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Citric acid buffer solution for prac

  1. Aug 10, 2011 #1
    Hi Guys,

    Citric acid has three different values for pKa because it is a polyprotic acid. I am aiming to make a buffer solution with sodium citrate but I am not sure which pKa value to use in the Henderson-Hasselbalch equation. Does anyone have any ideas?
     
  2. jcsd
  3. Aug 10, 2011 #2
    Questions to ask yourself -

    1.) What pH do you want your buffer to be at in the end?

    2.) Under what conditions is a buffer going to work most effectively in relation to pKa?

    3.) Have you ever made a phosphate buffer? If so, what's the purpose of chemical companies selling monobasic, dibasic, and tribasic potassium/sodium phosphate?
     
  4. Aug 13, 2011 #3

    Borek

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    Staff: Mentor

    Citric buffer can't be easily compared with phosphoric buffer - way too low separation of pKa values.
     
  5. Aug 16, 2011 #4
    I was mostly thinking that one might use judiciously chosen amounts of citric acid and a citrate salt to prepare their desired buffer, much like one would use properly chosen amounts of monobasic & dibasic potassium phosphate (or whatever is appropriate) for their desired phosphate buffer.

    Although I didn't remember that about citric acid. Good to know for future use!
     
  6. Aug 16, 2011 #5

    Fra

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    These simple equations are useless except for the simplest cases.

    You need to write down the full coupled equilibrium for all the coupled protolysis, and in the general case you can't solve it analytically but it's easy to solve by any numerical method like newton raphson.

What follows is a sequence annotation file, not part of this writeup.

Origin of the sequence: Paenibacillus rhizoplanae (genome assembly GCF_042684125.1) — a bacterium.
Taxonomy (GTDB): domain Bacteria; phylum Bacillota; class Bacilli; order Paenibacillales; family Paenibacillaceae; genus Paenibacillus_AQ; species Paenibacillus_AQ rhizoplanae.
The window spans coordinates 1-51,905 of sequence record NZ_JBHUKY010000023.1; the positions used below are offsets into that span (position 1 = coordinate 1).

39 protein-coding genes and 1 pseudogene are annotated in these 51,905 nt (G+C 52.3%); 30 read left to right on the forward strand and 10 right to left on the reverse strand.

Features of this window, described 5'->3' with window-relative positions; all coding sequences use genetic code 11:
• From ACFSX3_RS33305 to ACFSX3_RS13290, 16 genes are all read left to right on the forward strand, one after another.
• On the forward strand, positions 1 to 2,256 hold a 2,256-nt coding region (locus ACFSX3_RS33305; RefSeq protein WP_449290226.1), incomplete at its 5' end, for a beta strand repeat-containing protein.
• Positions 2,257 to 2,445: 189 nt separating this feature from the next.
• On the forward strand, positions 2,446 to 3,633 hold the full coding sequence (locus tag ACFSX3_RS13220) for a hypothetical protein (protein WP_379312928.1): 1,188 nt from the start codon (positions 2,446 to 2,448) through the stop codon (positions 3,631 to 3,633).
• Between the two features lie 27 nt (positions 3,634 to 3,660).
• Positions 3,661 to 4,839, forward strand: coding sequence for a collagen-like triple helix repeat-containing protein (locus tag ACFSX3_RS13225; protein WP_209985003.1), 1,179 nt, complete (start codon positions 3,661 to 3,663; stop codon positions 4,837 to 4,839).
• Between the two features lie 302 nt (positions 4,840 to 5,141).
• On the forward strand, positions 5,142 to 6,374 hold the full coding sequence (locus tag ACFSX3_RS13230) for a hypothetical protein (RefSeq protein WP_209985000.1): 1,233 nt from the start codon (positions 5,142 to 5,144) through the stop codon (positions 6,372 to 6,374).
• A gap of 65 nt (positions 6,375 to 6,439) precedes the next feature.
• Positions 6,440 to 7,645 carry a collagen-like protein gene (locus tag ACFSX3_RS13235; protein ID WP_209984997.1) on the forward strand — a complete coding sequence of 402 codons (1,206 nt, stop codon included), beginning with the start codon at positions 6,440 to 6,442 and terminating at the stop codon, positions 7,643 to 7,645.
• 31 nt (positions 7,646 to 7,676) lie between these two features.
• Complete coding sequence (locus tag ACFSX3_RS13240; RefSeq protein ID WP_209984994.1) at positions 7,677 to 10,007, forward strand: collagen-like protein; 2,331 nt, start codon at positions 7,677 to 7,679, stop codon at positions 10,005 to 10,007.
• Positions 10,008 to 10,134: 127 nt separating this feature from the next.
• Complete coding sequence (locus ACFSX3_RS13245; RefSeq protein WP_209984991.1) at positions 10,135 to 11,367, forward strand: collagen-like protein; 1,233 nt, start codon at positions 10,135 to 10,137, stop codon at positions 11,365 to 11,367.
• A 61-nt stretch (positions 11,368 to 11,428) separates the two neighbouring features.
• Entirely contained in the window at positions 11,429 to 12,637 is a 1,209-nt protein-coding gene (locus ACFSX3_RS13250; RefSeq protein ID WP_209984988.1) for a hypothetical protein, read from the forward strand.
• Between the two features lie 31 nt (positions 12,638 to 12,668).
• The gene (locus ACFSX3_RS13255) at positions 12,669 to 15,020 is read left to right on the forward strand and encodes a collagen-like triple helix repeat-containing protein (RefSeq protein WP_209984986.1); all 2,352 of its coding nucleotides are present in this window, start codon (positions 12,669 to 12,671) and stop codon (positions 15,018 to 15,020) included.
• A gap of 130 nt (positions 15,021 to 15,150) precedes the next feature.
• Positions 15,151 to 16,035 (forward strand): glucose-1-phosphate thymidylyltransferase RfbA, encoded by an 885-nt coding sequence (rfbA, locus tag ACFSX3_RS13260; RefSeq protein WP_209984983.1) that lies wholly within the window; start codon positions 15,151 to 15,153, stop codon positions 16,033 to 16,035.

It can be done with excel macros. Not only is this a nice to have tool for the future, it's also a really good exercise!

    /Fredrik
     
  7. Aug 17, 2011 #6

    Borek

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    Staff: Mentor

    Oh well... now that you called for numerical methods and software:

    Buffer Maker - the ultimate buffer calculator

    It does everything you mentioned, plus some. And you can get support at PF :wink:
     
  8. Aug 17, 2011 #7

    Fra

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    That looks nice :)

    I also migrated some old excel macro tools I made for brewing chemistry and fermentation calculations into simple interface VB applications. That's sometimes quicker than excel. The nice thing is if you have some excel macros one can pretty much copy and paste the code into a VB app. So for these kind of not so cpu intense things basic is neat since it's easily compatible with excel.

    So are you the software author? :)

    Edit: Hey, I didn't pay attention to your signature before! ;-)

    /Fredrik
     
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